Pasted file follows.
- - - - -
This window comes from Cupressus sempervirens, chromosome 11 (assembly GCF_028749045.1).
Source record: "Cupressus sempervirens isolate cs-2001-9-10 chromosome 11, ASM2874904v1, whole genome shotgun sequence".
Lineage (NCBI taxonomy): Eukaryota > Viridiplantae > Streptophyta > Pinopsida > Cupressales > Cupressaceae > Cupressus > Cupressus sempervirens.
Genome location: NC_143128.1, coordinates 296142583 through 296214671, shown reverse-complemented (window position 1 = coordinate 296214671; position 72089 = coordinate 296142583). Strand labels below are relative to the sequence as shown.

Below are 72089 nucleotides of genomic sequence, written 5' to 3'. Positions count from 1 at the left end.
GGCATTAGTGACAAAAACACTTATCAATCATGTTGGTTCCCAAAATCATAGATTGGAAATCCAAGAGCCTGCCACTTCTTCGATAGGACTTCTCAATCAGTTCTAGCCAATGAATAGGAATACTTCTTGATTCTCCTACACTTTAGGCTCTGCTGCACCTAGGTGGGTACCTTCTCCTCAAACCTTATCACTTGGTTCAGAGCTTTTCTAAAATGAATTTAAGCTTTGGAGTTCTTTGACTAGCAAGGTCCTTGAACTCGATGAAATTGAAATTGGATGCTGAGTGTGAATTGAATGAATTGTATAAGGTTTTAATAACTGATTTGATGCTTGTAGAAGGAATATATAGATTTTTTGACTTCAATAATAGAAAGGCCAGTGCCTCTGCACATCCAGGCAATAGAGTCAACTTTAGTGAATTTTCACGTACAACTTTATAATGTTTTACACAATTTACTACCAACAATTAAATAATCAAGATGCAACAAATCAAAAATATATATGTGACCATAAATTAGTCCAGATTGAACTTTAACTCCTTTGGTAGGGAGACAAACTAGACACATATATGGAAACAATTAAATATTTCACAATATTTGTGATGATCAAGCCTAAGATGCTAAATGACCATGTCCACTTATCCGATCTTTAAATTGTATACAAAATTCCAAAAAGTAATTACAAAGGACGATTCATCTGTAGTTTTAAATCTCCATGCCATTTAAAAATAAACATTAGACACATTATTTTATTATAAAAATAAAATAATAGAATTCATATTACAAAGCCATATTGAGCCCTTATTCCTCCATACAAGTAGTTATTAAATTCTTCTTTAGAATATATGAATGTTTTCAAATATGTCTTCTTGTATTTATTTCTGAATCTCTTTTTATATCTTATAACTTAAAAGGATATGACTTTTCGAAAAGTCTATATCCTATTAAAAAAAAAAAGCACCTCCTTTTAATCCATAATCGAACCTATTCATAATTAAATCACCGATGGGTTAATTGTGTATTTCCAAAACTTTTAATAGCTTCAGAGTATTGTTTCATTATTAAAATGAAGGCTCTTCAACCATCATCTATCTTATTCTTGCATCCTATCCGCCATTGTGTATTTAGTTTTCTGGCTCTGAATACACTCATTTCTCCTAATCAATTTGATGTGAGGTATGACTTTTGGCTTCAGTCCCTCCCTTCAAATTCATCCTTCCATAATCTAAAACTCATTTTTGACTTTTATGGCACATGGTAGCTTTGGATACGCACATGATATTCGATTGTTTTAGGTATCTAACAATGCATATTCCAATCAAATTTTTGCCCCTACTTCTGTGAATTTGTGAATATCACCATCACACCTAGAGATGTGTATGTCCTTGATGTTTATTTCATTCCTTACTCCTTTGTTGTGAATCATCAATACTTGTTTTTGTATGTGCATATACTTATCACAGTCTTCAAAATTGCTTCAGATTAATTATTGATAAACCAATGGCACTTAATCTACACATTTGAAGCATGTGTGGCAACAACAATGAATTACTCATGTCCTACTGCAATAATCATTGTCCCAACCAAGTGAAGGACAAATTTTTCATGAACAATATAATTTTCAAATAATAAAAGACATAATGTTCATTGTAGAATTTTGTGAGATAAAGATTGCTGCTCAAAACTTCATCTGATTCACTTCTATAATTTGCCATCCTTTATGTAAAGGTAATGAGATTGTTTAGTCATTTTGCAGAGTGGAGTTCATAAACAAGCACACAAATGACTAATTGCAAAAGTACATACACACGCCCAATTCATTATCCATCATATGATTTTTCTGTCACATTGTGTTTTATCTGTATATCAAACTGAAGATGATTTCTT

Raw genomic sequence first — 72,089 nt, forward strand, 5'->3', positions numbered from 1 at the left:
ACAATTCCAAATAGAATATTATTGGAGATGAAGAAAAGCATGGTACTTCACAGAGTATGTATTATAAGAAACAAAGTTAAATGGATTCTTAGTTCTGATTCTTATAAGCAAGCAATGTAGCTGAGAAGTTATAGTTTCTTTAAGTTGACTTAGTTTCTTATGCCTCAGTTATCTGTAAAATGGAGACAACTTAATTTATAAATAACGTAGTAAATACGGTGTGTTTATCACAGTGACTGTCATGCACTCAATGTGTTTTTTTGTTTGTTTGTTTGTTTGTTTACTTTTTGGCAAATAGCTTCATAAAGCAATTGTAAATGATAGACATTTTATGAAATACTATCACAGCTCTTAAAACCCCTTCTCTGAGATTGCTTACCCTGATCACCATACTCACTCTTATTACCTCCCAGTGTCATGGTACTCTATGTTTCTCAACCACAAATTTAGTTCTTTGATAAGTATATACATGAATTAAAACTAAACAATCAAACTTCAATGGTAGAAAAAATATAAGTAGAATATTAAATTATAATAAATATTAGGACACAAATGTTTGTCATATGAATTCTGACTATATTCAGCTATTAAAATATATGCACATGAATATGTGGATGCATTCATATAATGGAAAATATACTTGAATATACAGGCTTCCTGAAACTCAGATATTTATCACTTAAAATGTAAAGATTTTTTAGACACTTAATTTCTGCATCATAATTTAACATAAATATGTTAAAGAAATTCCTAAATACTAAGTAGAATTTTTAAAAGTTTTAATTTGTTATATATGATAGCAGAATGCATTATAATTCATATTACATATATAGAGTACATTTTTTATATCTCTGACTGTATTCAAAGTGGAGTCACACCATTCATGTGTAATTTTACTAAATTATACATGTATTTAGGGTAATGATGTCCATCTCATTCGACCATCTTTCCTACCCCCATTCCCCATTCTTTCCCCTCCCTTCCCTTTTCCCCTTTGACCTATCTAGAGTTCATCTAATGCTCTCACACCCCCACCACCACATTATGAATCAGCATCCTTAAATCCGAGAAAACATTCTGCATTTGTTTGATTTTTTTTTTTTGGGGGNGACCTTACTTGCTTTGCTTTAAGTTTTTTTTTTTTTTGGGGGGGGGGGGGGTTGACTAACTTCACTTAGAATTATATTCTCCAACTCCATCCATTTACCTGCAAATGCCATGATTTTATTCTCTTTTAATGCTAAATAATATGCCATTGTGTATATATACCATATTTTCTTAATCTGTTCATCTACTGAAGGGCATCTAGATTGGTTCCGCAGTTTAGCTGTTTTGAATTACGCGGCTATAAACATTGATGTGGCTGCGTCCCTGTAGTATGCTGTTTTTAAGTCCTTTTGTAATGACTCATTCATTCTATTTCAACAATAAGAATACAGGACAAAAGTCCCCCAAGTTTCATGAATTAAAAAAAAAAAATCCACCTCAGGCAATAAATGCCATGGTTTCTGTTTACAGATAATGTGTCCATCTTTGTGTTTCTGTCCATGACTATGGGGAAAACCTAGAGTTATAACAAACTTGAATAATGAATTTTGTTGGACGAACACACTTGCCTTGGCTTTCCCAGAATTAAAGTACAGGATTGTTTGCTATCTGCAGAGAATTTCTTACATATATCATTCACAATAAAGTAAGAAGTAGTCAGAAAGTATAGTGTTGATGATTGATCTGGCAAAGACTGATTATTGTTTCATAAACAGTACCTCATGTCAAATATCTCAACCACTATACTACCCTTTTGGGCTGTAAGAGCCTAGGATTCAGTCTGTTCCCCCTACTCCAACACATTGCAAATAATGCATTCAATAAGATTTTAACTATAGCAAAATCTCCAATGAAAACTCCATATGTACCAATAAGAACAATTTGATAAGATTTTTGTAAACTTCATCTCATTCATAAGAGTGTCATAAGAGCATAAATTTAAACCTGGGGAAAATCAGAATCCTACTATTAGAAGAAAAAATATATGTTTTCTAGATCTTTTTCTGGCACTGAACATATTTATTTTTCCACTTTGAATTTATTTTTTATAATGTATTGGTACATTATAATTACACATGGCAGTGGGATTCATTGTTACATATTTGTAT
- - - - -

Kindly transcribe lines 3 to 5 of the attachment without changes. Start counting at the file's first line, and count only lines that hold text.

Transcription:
Lineage (NCBI taxonomy): Eukaryota > Viridiplantae > Streptophyta > Pinopsida > Cupressales > Cupressaceae > Cupressus > Cupressus sempervirens.
Genome location: NC_143128.1, coordinates 296142583 through 296214671, shown reverse-complemented (window position 1 = coordinate 296214671; position 72089 = coordinate 296142583). Strand labels below are relative to the sequence as shown.

Below are 72089 nucleotides of genomic sequence, written 5' to 3'. Positions count from 1 at the left end.